I leave Friday to join Tim for about 10 days. I’m already getting antsy, wondering if I can wait that long. There are definitely things to look forward to. On Tim’s last trip, in January, Len turned him on to a new restaurant/bar, and rumor has it that three of us must go there one night. I’m going to love it. I’m picking up my very first commissioned piece of art on this trip, by Louise, who works in—among other things—piano parts. On Saturday night, I’m going to my first-ever roller derby, starring Heidi. I’m utterly psyched and need to start reviewing the rules.

Maybe I can get Wendy to teach me to shoot this trip. I should send her an e-mail.

Portland’s become a home-away-from-home. It’s highly artificial on some levels, of course. I mean, if we moved there, our lives would be nothing like the charmed downtown existence we lead as Tim lives on expense account and I spend my allowance on food and drink. We would be caught up in real life, life with chores always looking us in the face, life with major bills to pay, life with little time for friends because everyone’s just too busy. In Portland, we live in a hotel-room bubble. We have time for each other and other people. How does one make that happen at home?

Don’t get me wrong. I love where I live, and it helps to spend the daily grind near mountains, streams, and little traffic. There are reasons I left the city. But there’s a part of me that will always be urban, and it needs to be fed. That Tim’s job takes him to this seaport gives me that.

There are eiders in the bay. I don’t see many eiders in landlocked Vermont. And Portland mockingbirds speak seagull. I love that.

Time to Pack.


Helen said...

I was wondering when the birds were going to appear (I thought maybe the edible duck was it).I think the Portland tourism bureau should hire you as their writer. I also think that living this kind of double-life, however short the other "half" may be, would be ideal...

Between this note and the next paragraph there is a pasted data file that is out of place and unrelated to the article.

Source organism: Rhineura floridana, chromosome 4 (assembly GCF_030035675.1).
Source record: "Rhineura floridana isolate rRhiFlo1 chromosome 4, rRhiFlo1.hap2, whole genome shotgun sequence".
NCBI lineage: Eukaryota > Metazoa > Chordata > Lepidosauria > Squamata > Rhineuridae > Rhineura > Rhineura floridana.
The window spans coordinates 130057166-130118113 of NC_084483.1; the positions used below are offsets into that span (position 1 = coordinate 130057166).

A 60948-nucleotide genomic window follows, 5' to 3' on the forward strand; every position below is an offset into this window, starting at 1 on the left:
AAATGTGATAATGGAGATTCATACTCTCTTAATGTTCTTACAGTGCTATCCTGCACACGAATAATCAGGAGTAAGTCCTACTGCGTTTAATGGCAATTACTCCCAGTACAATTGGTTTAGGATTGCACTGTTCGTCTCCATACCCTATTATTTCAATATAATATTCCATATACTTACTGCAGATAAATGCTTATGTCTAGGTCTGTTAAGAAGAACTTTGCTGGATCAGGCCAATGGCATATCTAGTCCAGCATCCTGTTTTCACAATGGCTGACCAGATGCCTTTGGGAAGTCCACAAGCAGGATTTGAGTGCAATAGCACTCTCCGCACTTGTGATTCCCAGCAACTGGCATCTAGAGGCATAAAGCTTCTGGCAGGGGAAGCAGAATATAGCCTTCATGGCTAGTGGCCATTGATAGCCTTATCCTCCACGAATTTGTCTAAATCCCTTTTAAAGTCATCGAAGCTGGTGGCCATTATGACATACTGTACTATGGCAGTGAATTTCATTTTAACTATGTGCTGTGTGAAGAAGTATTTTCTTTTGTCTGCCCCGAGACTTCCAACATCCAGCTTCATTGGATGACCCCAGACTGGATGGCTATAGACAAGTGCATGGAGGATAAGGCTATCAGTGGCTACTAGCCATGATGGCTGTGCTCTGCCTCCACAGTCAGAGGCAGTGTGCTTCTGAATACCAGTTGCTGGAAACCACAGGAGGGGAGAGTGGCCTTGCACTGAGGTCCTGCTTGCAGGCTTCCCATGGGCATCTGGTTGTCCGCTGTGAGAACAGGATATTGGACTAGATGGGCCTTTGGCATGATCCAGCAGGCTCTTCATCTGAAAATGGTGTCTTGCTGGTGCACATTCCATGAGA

Deloney said...

Great post (as always).

Una, huh? I expect I'd like it there.

Indigo Bunting said...

Helen: I was worried it sounded too much like a commercial. I'm a just city starved.

Deloney: Meet you there tomorrow night? I'm seriously trying to get outta here tomorrow instead of Friday.

Mali said...

Escape from our normal lives is so important every so often - and finding a "home away from home" makes it more special ...

(hope we'll still hear from you when you're in the big metropolis!)

Helen said...

Indigo, if it sounds like a commercial it's one of those that should be entered in a commerial contest. Reading it made me want to go to Portland, even though it's never been on my list of destinations before now.

Bridgett said...

Portland mockingbirds speak seagull. Ah. That would be lovely to experience.

This makes me want to go to Portland, a city that's not even on my mental map of interesting stops. I agree with Helen--you should write for the tourism bureau.

Indigo Bunting said...

Sure hope I haven't overdone it. You're listening to the rantings of a city-starved woman. Portland is no New York or Toronto (although it does remind me a bit of Halifax--without the amazing garden).

Bridgett said...

Don't like big cities, myself. I like St. Louis, not Chicago, for instance. Athens, not Atlanta. Milwaukee, Kansas City, Memphis. I feel like I am going to be swallowed up in Houston, but I love San Antonio.